Back in the beginning of 2010 an international team of 18 universities led by CIRAD in France, who had been working together to sequence the cacao tree DNA in an effort to understand the crop susceptibility to disease as well as the essence of cacao, announced they had cracked the plant DNA. Then in September the U.S. Department of Agriculture announced that they had successfully sequenced the genome of the cacao tree.
The cacao crop is one in which demand consistently exceeds supply and so for the farmers who harvest cacao and for chocolate lovers alike, the developments mentioned are an amazing breakthrough which open the door to increased productivity in some of the most impoverished areas of the world. 70% of cacao production occurs in West Africa and it is the financial lifeblood of cacao farming communities.
Thanks to this research farmers will be able to modify crops to be better breeders and more resistant to the diseases, droughts and pests that plague this plant in particular. That could translate into as much as $700 million dollars worth of saved crops annually. Now that the genome has been successfully sequenced the benefits should enable breeders to begin producing superior new lines of trees using traditional techniques almost immediately.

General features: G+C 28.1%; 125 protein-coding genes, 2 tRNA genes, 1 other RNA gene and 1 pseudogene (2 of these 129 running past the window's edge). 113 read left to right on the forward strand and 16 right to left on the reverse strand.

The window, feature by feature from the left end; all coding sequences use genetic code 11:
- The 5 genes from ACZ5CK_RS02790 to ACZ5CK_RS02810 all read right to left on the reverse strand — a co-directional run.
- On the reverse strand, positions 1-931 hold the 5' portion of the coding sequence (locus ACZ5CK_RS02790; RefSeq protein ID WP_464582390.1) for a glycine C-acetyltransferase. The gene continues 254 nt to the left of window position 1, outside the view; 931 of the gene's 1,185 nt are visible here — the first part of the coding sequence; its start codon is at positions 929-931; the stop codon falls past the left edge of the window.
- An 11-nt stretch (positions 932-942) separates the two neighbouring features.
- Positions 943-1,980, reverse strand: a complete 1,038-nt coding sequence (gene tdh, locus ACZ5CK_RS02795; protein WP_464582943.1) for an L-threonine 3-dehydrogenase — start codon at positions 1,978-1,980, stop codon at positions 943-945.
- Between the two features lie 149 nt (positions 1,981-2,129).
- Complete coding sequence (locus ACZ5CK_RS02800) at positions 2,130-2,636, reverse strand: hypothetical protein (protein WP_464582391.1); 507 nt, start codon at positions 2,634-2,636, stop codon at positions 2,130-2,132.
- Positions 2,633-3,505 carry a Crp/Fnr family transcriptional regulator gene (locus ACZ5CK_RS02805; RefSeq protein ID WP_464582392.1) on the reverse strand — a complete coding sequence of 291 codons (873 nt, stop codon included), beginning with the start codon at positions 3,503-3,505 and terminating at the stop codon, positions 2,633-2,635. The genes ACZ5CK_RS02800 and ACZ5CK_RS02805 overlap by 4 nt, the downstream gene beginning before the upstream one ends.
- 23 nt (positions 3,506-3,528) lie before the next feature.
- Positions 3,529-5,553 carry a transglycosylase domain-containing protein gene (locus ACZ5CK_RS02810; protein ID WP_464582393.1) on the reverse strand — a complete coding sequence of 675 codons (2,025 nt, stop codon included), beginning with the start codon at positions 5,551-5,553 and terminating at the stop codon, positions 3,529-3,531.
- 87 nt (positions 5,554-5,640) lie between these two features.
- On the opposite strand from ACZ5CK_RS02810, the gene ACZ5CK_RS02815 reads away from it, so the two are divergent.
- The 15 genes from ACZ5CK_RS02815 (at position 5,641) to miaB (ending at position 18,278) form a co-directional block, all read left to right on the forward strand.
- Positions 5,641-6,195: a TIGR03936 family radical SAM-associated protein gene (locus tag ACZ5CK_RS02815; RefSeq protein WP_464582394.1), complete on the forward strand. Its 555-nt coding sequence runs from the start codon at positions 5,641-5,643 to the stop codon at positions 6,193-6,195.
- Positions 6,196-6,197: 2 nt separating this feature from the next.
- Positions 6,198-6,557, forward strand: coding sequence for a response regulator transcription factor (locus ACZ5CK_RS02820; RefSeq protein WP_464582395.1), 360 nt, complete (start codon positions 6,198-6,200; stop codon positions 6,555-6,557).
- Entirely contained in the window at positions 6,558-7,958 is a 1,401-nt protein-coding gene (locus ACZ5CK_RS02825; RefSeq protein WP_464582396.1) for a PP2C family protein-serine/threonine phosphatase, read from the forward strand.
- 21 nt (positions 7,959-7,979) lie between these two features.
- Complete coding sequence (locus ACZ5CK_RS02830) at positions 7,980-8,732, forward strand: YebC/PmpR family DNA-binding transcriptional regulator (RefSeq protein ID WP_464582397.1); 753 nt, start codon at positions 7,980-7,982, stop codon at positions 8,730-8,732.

Cocoa trees also have the added benefit of helping the environment. Not just because they are a natural, renewable resource but also because they grow best under a forest canopy and as such they provide a degree of protection from forestation. For farmers and folks in the chocolate industry the benefits are obvious but what does this mean for the consumer?
One answer may be healthier chocolate. Although chocolate already possesses inherent health benefits this research will enable some modification of percentages of cocoa butter, flavonoids and antioxidants present in the cocoa produced from cacao crops. So not only can chocolate be made to be even healthier than it is, it will also probably taste even better (if that’s possible) smell more delicious and have a smoother, creamier texture in the future.